Source: Platts RADAR | December 7, 2017
The Haynesville Shale, the one-time darling of the US unconventional oil and gas drilling business, fell out of favor during 2012–2014 when the industry activity otherwise was booming.
Spurned by operators due to sluggish natural gas prices, a persistent glut amid middling demand, and a coterie of former admirers now chasing after oilier plays with WTI teasing $100/bbl, the Haynesville Shale active rig count fell by more than -70% during 2012–2013 even as the overall US active rig count was still building to a peak.
When the overall US active rig count collapsed in 2015–2016, the Haynesville tally still had further to go in its decline—dipping into the teens during mid-2016. But the Haynesville is looking better than it has in recent years. The “makeover” is the increased demand for dry gas from a combination of surging LNG exports and a burgeoning new megacomplex of petrochemical facilities along the Gulf Coast.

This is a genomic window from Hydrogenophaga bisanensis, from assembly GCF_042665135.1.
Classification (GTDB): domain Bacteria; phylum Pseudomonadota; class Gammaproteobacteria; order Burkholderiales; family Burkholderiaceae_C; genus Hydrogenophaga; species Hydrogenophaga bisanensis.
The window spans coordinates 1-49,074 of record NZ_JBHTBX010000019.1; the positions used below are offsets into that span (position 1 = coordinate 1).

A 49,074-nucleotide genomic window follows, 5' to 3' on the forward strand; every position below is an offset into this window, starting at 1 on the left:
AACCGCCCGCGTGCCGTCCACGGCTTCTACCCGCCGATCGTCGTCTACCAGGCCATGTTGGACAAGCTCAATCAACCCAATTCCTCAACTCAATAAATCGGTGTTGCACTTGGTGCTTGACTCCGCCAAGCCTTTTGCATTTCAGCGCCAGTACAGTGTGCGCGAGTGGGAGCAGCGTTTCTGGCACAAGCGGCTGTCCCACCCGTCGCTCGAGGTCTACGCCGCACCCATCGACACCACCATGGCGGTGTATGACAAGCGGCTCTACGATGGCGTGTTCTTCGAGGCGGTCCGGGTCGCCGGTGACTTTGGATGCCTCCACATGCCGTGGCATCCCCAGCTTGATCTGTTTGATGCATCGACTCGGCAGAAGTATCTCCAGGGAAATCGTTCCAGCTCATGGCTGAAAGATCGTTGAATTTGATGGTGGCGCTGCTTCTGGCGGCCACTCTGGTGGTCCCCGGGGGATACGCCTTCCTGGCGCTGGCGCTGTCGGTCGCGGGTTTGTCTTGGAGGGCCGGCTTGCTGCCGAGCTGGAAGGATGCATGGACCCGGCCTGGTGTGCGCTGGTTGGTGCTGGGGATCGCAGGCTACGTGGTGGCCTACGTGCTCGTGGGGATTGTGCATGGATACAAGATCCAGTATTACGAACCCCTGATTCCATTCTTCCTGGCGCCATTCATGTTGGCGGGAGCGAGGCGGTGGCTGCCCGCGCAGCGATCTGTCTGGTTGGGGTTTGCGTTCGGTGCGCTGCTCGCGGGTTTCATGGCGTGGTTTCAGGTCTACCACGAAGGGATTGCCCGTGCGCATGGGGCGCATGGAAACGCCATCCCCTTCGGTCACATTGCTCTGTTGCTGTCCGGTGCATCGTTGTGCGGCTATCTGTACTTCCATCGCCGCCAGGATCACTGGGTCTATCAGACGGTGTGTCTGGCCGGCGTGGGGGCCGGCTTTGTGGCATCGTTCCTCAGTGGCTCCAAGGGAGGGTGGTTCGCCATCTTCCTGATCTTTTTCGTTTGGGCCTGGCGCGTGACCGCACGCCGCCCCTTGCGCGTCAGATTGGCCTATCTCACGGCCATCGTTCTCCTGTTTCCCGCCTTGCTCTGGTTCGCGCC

The petrochemical capacity buildup is just beginning to ramp up, as $150-$200 billion in projected capital investment could cover as many as 200 projects over the next 5 years.
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